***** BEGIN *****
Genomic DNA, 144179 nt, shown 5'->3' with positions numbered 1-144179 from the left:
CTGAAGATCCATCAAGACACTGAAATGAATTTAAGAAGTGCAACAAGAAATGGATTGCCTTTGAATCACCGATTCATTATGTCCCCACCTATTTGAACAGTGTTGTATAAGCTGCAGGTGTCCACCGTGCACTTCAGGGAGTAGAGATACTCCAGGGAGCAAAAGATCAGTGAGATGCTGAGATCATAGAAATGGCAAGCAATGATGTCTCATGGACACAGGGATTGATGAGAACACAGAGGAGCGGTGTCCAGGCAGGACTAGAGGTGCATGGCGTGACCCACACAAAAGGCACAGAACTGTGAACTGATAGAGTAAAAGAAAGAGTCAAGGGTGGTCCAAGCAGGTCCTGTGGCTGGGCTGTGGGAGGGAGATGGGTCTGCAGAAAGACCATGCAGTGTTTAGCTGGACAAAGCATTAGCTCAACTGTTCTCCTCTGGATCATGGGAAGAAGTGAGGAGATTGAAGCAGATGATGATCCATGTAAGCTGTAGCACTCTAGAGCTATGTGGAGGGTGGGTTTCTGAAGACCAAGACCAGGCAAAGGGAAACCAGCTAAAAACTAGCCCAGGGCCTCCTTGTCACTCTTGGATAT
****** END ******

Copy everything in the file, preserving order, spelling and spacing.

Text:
Genomic DNA, 144179 nt, shown 5'->3' with positions numbered 1-144179 from the left:
CTGAAGATCCATCAAGACACTGAAATGAATTTAAGAAGTGCAACAAGAAATGGATTGCCTTTGAATCACCGATTCATTATGTCCCCACCTATTTGAACAGTGTTGTATAAGCTGCAGGTGTCCACCGTGCACTTCAGGGAGTAGAGATACTCCAGGGAGCAAAAGATCAGTGAGATGCTGAGATCATAGAAATGGCAAGCAATGATGTCTCATGGACACAGGGATTGATGAGAACACAGAGGAGCGGTGTCCAGGCAGGACTAGAGGTGCATGGCGTGACCCACACAAAAGGCACAGAACTGTGAACTGATAGAGTAAAAGAAAGAGTCAAGGGTGGTCCAAGCAGGTCCTGTGGCTGGGCTGTGGGAGGGAGATGGGTCTGCAGAAAGACCATGCAGTGTTTAGCTGGACAAAGCATTAGCTCAACTGTTCTCCTCTGGATCATGGGAAGAAGTGAGGAGATTGAAGCAGATGATGATCCATGTAAGCTGTAGCACTCTAGAGCTATGTGGAGGGTGGGTTTCTGAAGACCAAGACCAGGCAAAGGGAAACCAGCTAAAAACTAGCCCAGGGCCTCCTTGTCACTCTTGGATAT